I was set on finding a coral carpet, the perfect shade of bright, “off red” that would complement my accessories and breathe life into the living room.  I had my heart set on the below Brooke pattern from Madeline Weinrib in Pink, but not only is it overpriced, the 8×10′ has been out of stock for awhile (probably a sign):

Brooke Carpet in Pink

So I just Zipcar-ed it out to the ABC Carpet & Home Warehouse this weekend in the Bronx and was blown away.  What a place.  It’s spilling with cast-offs from the pricier flagship store in the Flatiron, and there’s a full floor devoted to rugs.  Here are three frontrunners I pulled:

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They’re all close to what I’m looking for, but not close enough.  But they say those with an open mind are rewarded!  I found a cute lamp (on the floor, above) that’s already made its way onto a bookshelf:

ABC Lamp

…and a new coffee table as well.  A mirror-topped neoclassical shape that brings a strong masculinity to my space:

Coffee Table

You’ll notice it’s resting on my current carpet.  Babysteps..

Housing Works Hustle

One of the challenges of moving from a studio apartment into something a bit larger is “filling in” the space.  And doing it in a way that feels organic versus rushing to accumulate lots of accessories at once.   The biggest project will filling up my shelves.  What once seemed like a respectable book collection now looks pretty darn paltry on the open white space that’s swallowed them up. I’ve collected some special accessories over the years (hello favorite seltzer bottles!) but it’s time to hunt for more.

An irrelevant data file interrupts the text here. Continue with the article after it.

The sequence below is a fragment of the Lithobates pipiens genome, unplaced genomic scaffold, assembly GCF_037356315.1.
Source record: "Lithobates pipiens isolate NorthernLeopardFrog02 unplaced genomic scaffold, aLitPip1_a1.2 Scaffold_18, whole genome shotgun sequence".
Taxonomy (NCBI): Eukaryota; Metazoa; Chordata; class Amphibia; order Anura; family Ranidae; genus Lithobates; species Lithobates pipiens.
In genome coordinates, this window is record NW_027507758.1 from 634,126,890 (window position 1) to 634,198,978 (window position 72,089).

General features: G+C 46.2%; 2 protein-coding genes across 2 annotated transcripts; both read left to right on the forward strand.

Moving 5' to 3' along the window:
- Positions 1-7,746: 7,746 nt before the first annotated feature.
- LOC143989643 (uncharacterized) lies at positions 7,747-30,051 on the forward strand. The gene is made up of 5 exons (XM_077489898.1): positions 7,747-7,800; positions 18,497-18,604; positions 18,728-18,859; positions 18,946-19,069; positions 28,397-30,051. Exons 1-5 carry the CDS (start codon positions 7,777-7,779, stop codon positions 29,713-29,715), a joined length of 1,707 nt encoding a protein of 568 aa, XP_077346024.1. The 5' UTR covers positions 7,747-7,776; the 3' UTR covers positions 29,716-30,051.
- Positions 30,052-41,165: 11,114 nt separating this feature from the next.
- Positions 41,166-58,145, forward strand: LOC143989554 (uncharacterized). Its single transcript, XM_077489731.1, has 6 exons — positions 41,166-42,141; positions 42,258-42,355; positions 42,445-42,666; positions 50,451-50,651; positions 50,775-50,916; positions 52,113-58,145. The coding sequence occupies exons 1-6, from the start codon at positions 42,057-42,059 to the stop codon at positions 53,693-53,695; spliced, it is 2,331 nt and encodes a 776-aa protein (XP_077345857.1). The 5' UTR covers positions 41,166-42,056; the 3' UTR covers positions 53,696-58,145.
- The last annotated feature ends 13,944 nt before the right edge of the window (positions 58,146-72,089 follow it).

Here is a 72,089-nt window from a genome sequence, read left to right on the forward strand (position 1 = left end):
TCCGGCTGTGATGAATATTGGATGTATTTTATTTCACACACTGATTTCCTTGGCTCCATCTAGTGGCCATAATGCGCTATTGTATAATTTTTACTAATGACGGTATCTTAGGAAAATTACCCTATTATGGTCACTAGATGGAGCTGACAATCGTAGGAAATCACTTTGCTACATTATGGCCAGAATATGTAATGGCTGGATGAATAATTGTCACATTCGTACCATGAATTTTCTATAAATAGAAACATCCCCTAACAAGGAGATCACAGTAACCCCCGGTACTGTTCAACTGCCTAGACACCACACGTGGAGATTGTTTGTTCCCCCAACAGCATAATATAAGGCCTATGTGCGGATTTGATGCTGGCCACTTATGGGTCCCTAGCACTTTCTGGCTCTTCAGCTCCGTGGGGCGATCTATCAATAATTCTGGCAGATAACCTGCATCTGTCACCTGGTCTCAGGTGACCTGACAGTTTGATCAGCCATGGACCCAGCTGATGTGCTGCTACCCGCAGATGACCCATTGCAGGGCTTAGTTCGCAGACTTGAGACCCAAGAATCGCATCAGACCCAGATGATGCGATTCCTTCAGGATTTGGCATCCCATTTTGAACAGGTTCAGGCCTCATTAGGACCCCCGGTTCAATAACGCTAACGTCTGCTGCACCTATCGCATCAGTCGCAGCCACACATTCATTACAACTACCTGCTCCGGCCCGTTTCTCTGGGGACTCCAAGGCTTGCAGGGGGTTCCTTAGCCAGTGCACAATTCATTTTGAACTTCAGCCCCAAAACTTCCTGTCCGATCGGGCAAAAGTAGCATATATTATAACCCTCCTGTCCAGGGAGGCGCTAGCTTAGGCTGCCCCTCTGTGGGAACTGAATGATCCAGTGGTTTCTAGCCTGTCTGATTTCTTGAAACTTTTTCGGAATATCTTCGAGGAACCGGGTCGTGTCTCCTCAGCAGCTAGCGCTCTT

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Luckily, I love the hunt.  And I’ve never been one to rush things.  (You’re welcome to apply this analysis to my love life. I certainly have).  Anyway, rather than scooping up an “instant”  accessory spread at a West Elm or elsewhere, I’d rather build an arrangement over time to add a patina that matches the age and character of my place.

I’ve always loved scavenging through stores like Housing Works and Vintage Thrift for good finds, but it’s hard not to pick up too much “junk” for someone like me who both loves a good deal and refurbishing random stuff.  I’m trying hard to be ruthlessness in my editing; if I don’t absolutely love something, it doesn’t make it through my front door.  I got lucky today at Housing Works in Chelsea and found the pieces above, all at what I’d consider a bargain ($47 total).  Yahhtzzee!

Candlesticks

Candlesticks

The candlesticks I’ve incorporated onto the mantle, and the trash bin I’ve repurposed as an umbrella holder by my front door.